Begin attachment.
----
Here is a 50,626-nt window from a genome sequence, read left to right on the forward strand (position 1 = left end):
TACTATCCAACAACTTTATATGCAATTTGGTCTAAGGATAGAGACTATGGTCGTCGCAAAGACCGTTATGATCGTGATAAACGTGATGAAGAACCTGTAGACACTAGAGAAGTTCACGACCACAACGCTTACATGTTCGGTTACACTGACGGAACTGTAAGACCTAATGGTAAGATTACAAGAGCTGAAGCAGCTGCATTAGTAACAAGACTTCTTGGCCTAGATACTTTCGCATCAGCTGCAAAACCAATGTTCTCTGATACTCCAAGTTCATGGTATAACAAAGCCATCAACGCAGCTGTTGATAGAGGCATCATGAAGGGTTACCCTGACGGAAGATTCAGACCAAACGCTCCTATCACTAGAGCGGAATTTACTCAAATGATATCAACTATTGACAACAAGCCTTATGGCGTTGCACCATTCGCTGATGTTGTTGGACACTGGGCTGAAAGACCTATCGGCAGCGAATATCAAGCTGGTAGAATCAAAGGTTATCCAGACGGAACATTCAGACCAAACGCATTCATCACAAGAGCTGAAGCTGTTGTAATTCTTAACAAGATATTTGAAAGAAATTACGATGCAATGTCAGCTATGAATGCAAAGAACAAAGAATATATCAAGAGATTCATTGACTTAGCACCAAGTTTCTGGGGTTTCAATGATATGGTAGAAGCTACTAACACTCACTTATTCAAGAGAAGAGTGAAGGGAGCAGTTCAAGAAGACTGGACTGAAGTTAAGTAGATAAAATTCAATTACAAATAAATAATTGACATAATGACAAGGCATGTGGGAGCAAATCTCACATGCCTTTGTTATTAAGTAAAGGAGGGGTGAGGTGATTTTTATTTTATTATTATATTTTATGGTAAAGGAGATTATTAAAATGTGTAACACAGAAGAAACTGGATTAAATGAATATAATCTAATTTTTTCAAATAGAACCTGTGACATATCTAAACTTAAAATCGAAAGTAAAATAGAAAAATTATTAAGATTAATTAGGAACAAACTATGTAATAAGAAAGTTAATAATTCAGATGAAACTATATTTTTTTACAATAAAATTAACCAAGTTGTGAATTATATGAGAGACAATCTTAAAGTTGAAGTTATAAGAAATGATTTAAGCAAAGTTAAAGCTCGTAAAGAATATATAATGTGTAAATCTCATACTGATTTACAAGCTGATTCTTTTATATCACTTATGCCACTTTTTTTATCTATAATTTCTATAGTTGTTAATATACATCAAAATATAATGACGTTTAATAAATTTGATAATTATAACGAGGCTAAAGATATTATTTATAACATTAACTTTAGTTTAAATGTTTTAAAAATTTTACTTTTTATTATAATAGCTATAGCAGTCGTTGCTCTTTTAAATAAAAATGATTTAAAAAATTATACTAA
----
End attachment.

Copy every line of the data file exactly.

Here is a 50,626-nt window from a genome sequence, read left to right on the forward strand (position 1 = left end):
TACTATCCAACAACTTTATATGCAATTTGGTCTAAGGATAGAGACTATGGTCGTCGCAAAGACCGTTATGATCGTGATAAACGTGATGAAGAACCTGTAGACACTAGAGAAGTTCACGACCACAACGCTTACATGTTCGGTTACACTGACGGAACTGTAAGACCTAATGGTAAGATTACAAGAGCTGAAGCAGCTGCATTAGTAACAAGACTTCTTGGCCTAGATACTTTCGCATCAGCTGCAAAACCAATGTTCTCTGATACTCCAAGTTCATGGTATAACAAAGCCATCAACGCAGCTGTTGATAGAGGCATCATGAAGGGTTACCCTGACGGAAGATTCAGACCAAACGCTCCTATCACTAGAGCGGAATTTACTCAAATGATATCAACTATTGACAACAAGCCTTATGGCGTTGCACCATTCGCTGATGTTGTTGGACACTGGGCTGAAAGACCTATCGGCAGCGAATATCAAGCTGGTAGAATCAAAGGTTATCCAGACGGAACATTCAGACCAAACGCATTCATCACAAGAGCTGAAGCTGTTGTAATTCTTAACAAGATATTTGAAAGAAATTACGATGCAATGTCAGCTATGAATGCAAAGAACAAAGAATATATCAAGAGATTCATTGACTTAGCACCAAGTTTCTGGGGTTTCAATGATATGGTAGAAGCTACTAACACTCACTTATTCAAGAGAAGAGTGAAGGGAGCAGTTCAAGAAGACTGGACTGAAGTTAAGTAGATAAAATTCAATTACAAATAAATAATTGACATAATGACAAGGCATGTGGGAGCAAATCTCACATGCCTTTGTTATTAAGTAAAGGAGGGGTGAGGTGATTTTTATTTTATTATTATATTTTATGGTAAAGGAGATTATTAAAATGTGTAACACAGAAGAAACTGGATTAAATGAATATAATCTAATTTTTTCAAATAGAACCTGTGACATATCTAAACTTAAAATCGAAAGTAAAATAGAAAAATTATTAAGATTAATTAGGAACAAACTATGTAATAAGAAAGTTAATAATTCAGATGAAACTATATTTTTTTACAATAAAATTAACCAAGTTGTGAATTATATGAGAGACAATCTTAAAGTTGAAGTTATAAGAAATGATTTAAGCAAAGTTAAAGCTCGTAAAGAATATATAATGTGTAAATCTCATACTGATTTACAAGCTGATTCTTTTATATCACTTATGCCACTTTTTTTATCTATAATTTCTATAGTTGTTAATATACATCAAAATATAATGACGTTTAATAAATTTGATAATTATAACGAGGCTAAAGATATTATTTATAACATTAACTTTAGTTTAAATGTTTTAAAAATTTTACTTTTTATTATAATAGCTATAGCAGTCGTTGCTCTTTTAAATAAAAATGATTTAAAAAATTATACTAA